Beltran again sent Zoeller to a church hospital “for an evaluation” and if he “received a good evaluation” Beltran would “consider this a closed matter,” the firm’s finding shows. Zoeller admitted to the allegations at the hospital but denied all sexual abuse allegations with other minors. He was allowed to return to ministry, then at St. John Nepomuk Church in Yukon.

More complaints followed however on July 2, 2001 when a parishioner complained Zoeller “inappropriately touched their 18-year-old son at a public event held at the parish.” The parents accused Zoeller of caressing their son’s face and his leg.

The parents also reported the priest was holding meetings for young men who were considering seminary.

Two weeks later, Beltran and Weisenberger met with Zoeller but Zoeller denied it. Beltran told Zoeller not to have any more contact with the family and forbid him to entertain any young men at the rectory.

Two days after their meeting, Zoeller asked Beltran to allow him to retire from active “duty as a priest,” the firm’s report states. He retired in November 2001, but a month later was holding church services in his home where a witness claimed Zoeller was “counseling young men,” the firm’s report states.

“Fr. Weisenburger wrote that Archbishop Beltran had the right to issue a personnel precept forbidding him from counseling or having contact with adolescents”. Weisenburger further wrote, “I regret this matter continues to spiral out of control, but I think we need to address it before any damage is done,” the firm noted in its report.

Beltran officially forbid Zoeller from holding church services out of his home and was informed he could not have “unsupervised contact with young men,” the report states.
In May 2002, Zoeller asked Beltran “that his faculties be revoked” and Beltran suspended them four days later.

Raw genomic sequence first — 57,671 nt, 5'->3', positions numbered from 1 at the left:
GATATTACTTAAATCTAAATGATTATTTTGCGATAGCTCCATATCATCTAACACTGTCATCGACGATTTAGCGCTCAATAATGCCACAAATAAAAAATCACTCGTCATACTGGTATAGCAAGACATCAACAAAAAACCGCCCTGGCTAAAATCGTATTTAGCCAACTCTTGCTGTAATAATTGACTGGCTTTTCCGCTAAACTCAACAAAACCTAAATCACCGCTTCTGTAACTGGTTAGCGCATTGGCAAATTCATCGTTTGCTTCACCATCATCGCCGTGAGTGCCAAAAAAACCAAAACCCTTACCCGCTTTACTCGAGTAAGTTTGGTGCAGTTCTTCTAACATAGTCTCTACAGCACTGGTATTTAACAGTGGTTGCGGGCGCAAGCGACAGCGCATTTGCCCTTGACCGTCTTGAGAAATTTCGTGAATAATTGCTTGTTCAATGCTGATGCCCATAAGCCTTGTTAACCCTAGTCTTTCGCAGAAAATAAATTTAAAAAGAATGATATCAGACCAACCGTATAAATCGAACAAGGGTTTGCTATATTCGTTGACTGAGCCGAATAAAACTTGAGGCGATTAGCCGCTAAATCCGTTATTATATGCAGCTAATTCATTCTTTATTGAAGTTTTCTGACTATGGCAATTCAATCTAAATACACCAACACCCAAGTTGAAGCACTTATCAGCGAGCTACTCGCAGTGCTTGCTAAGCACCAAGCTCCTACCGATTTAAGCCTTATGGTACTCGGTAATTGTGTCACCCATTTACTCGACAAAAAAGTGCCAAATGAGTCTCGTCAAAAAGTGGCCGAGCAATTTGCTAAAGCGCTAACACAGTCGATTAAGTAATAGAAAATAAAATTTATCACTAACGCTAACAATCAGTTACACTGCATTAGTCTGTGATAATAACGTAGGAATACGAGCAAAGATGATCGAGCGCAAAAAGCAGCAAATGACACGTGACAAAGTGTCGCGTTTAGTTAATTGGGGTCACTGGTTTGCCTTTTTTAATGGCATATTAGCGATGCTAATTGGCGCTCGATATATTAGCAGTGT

Yet another allegation came to light when someone claimed his brother had been sexually abused when he was a minor on two occasions. Weisenburger wrote a memo detailing the allegation “for Zoeller’s priest file” to document the claim. By Feb. 20, 2006 Zoeller admitted to the “incident of sexual contact” but claimed it happened after the boy had “turned 18-years-old,” the firm’s finding shows.

Zoeller was laicized in 2011.

By August 2018, the victim contacted the Archdiocese stating he was abused by Zoeller as a teenage boy. The report states the Archdiocese issued a statement that same month announcing Zoeller was volunteering at a “South Oklahoma City parish,” but the Archdiocese had not been made aware of it. He was then banned from volunteering. The church had not run Zoeller through a background check as required by the Archdiocese policies.

“However, multiple Archdiocese officials told us that even if a background check had been run, short of Zoeller self-disclosing the prior accusations against him, he likely would have passed the background check,” the firm’s report states. “This is because the Archdiocese had not publicized his history of misconduct or the circumstances for his laicization in 2011.”

The Archdiocese received a new allegation in November 2018 from a man who said that Zoeller abused him while he was a teenager in the early 1970s. A final allegation reached the Archdiocese on Oct. 3, 2019 that Zoeller had abused the boy who lived with him in the rectory in 1990.